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Acoustic environments of patient room in a typical geriatric ward

Originally Published:
Key Point Summary
Key Point Summary Author(s):
Dickey, Andrew
Key Concepts/Context

Previous studies have thoroughly demonstrated the harmful effects of background noise within healthcare environments; one study found that high levels of background noise disrupted patient sleep cycles, while even higher levels of noise led to elevated heart rates among nurses. Geriatric wards within hospitals are often operated by large multi-disciplinary teams carrying out a variety of tasks, which may result in trace levels of background noise affecting a potentially sensitive patient population. The way in which exposure to noise specifically affects patient behaviors within geriatric wards is relatively unexplored, as are the origins of these noises within this specific context.


To study background noise levels and their respective sources in a geriatric ward, while also examining the sound fields of a patient room both in the field and through computer simulation.


Data collection took place over a three-day span within one university hospital’s geriatric ward, which contained two single-bed rooms, two four-bed rooms, and one six-bed room. All rooms had an identical height to 2.8m. Larger rooms featured greater length and width dimensions. Temperature and relative humidity data were gathered from each room three times a day. Researchers monitored and recorded noise levels with a field-recorder microphone, and analyzed the recordings by calculating sound pressure levels at one-minute intervals. A total of 24 hours of noise levels were recorded over the three-day study period. The researchers also produced a computer simulation of an unoccupied, fully-furnished six-bed patient room in order to investigate how alterations in material finishes would affect the overall acoustic environment.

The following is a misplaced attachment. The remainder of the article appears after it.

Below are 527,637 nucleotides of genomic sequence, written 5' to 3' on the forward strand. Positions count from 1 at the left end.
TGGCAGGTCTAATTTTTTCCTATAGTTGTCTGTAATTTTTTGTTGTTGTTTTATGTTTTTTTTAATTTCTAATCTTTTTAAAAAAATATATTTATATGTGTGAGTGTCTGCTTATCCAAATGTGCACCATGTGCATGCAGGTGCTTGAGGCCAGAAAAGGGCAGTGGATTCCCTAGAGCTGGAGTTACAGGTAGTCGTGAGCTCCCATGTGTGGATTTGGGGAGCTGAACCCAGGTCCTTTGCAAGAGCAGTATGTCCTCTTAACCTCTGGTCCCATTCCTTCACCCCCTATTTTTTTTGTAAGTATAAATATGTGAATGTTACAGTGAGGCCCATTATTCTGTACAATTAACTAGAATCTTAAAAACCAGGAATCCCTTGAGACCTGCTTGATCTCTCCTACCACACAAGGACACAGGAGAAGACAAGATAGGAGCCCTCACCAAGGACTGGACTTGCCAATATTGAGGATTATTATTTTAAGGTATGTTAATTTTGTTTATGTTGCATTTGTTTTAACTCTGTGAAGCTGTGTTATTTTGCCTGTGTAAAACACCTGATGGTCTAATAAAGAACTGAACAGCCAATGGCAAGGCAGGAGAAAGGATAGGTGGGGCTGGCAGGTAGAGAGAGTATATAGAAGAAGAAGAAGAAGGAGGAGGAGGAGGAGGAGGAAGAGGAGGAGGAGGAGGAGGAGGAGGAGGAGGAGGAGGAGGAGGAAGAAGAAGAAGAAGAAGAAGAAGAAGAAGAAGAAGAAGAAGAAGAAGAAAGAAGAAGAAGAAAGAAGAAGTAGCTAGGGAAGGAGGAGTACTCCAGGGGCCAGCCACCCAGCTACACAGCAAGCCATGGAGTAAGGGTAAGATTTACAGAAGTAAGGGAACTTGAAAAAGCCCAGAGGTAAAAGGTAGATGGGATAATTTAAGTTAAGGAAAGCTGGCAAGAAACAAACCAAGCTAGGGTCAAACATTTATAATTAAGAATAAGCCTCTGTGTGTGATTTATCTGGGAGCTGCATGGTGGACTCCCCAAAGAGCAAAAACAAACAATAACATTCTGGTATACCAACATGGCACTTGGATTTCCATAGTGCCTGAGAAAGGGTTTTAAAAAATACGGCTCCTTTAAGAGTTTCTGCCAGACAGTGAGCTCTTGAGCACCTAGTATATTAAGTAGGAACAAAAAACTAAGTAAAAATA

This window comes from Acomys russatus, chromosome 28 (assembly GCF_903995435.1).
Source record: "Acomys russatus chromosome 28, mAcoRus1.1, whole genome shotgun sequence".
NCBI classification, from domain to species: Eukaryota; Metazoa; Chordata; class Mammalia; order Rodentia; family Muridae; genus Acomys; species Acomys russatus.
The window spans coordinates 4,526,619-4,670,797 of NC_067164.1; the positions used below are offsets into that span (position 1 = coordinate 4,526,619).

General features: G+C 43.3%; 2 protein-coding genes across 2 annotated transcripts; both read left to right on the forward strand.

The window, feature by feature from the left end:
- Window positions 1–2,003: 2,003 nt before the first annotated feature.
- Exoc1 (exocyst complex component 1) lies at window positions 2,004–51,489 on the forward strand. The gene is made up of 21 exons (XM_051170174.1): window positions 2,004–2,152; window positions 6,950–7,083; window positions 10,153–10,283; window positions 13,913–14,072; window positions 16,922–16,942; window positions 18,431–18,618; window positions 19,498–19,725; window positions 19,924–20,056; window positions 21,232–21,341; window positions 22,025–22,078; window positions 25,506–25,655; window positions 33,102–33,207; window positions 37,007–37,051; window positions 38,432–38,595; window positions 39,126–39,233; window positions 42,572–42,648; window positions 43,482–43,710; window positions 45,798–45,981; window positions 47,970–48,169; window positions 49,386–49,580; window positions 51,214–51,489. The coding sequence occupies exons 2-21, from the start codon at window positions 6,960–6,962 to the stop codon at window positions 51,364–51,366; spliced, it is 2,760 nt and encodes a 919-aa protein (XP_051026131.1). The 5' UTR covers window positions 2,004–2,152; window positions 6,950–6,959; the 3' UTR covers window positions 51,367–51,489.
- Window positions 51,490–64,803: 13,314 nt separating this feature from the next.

Design Implications
Since the sound of talking -- both inside and outside of the geriatric ward -- accounted for nearly half of all documented noise levels, designers might consider creating designated areas in which staff members can speak privately or in a hushed manner. Physical designs could influence the way staff members remember to be aware of noise levels. Doors could be positioned in locations that prevent the projection of opening and closing sounds directly towards patients. Soundproofing technologies, such as acoustic foam materials, could be considered for patient populations that are especially sensitive to noise.

The four primary sources of noise within the geriatric ward (in order of volume) were: talking (43.3% of all noise), doors opening/closing, general physical activity, and talking from outside of the recording area. Noise levels in the geriatric ward used for this study far exceeded the recommended World Health Organization (WHO) guideline, which is in line with the findings of several previous noise-level studies. Within a 24-hour period, noise levels within single-patient rooms were greater than within four- or six-bedded rooms; this finding conflicted with previous studies, highlighting the idea that the nature of patients and physical room structures may significantly factor into noise levels. 


This study took place in a single location over a relatively short window of time; different seasons, schedules, or even days of the week may have produced different noise level results. No patient or staff perspectives were involved in the collection or analysis of the data. The computer simulation portion of the study did not account for occupied patient rooms, which could produce significantly different results during acoustic analysis.

Design Category
Acoustic Environment
Key Point Summary Author(s):
Dickey, Andrew
Primary Author
Jerlehag, C.